Bryan Caplan  

Democracy in Middle Earth

Is Greed in the Genes?... Recommended Reading...
Eric Crampton was there with me on opening night for The Fellowship of the Ring.  Now this former EconLog guest blogger is a professor in Middle Earth, a.k.a. New Zealand.  And he's finally started his own blog, Offsetting Behavior, to publicize his research.  Eric's latest paper tests the Miracle of Aggregation for NZ voters - and finds it wanting:
Using a dataset allowing for testing of ignorance's effects, I here have shown that ignorance correlates reasonably strongly with policy and party preferences and with failure to understand economics. Moreover, the effects are not trivial, often well outpacing the effects of education. Even worse, membership in the types of organizations most likely able to provide adequate cue-givers fails to substantially attenuate ignorance's effects. We can perhaps take some comfort in that the politically ignorant also are somewhat less likely to vote.
But wait, there's more!  Eric also checks whether my results from "What Makes People Think Like Economists?" hold up in NZ.  Education and male gender still matter a lot, but in NZ, unlike the US, income has a big effect:
The biggest absolute effect comes from having a very high income: being in the top income bracket increases your "economic thinking" score by 0.39 standard deviations. Second, Maori ethnicity reduces the score by 0.31 standard deviations. Next, having a university degree increases the score by 0.29 standard deviations. Being male increases the score by 0.25 standard deviations. Identifying with a left-wing ideology reduces the score by 0.2 standard deviations.
Another interesting result:
Caplan finds that expected income growth correlates with economic thinking. I similarly find that those with a better household financial situation as compared to the prior year also think more like economists (0.1 standard deviations), but those who expect the economy to do worse in the next year also think more like economists. As Caplan's study relied on data from 1996 and mine from 2005, perhaps those who think more like economists are better able to forecast economic trends.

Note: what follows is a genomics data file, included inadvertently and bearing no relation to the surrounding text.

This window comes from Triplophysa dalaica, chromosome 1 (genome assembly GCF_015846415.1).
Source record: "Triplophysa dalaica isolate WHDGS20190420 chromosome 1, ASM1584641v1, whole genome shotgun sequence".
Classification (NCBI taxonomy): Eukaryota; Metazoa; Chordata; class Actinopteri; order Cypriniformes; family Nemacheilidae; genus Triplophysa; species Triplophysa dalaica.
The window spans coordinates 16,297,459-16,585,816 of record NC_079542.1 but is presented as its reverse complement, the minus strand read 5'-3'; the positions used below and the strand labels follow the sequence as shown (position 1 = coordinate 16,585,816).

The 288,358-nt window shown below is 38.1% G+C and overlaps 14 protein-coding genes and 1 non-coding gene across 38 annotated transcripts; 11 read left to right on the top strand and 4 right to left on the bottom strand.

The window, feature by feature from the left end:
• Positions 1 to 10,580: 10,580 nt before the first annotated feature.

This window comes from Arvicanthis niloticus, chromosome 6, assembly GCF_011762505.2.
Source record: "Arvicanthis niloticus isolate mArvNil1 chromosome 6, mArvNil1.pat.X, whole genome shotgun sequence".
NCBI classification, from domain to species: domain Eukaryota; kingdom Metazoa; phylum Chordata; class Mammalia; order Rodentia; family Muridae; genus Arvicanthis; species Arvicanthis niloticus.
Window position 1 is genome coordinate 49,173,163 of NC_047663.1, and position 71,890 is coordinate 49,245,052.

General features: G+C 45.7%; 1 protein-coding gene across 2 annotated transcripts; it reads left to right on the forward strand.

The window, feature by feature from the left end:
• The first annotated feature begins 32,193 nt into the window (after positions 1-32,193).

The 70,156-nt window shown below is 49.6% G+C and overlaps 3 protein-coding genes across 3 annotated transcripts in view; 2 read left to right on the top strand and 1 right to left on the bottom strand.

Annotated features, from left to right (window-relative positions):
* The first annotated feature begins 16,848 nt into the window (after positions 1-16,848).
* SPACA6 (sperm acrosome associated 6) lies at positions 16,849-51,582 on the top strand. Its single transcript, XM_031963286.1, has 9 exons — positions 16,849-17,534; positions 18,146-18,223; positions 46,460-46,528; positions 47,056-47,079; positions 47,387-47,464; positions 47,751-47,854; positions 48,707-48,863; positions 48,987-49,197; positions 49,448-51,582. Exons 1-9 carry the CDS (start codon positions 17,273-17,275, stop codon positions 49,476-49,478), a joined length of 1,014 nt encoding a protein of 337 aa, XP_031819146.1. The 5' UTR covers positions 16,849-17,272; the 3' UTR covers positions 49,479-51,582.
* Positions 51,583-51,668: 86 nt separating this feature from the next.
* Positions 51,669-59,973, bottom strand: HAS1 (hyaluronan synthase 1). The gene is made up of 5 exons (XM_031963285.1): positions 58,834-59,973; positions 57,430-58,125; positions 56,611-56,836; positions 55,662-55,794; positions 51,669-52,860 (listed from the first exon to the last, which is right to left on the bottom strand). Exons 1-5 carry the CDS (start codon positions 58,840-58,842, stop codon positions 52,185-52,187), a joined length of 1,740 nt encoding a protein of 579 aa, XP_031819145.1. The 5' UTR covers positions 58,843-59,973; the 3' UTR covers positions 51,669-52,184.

P.S. Eric takes econometric requests.  I asked him to check whether dropping his measure of ignorance restored the dominance of education over income.  Not quite; dropping ignorance made education more important and income less important, but the changes were modest.  In the end:
The effects of income and education are roughly comparable. The lowest levels of both have little effect. Middling levels of both have some effect. And the highest levels of each have a strong effect. Having an undergraduate university degree has a stronger effect than having the second-highest level of income, but being in the highest income bracket looks to have a stronger effect than being in the highest education category.

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COMMENTS (2 to date)
Gary Rogers writes:

Interesting results, though I am beginning to think there is a negative correlation between college education and practical economic understanding. The only two ways I can rationalize the economic thinking in government are mal-education and dishonesty.

I also understand that New Zealand is one of the few countries that has not bought into economic stimulus as something that "has to be done." I would be very interested in some future blogs on how the economy is doing down there. I will have to check out Eric's blog.

Joshua Lyle writes:

I just wanted to say thank-you for posting this; I really enjoyed reading your book and continue to look forward to seeing your ideas and research be further developed.

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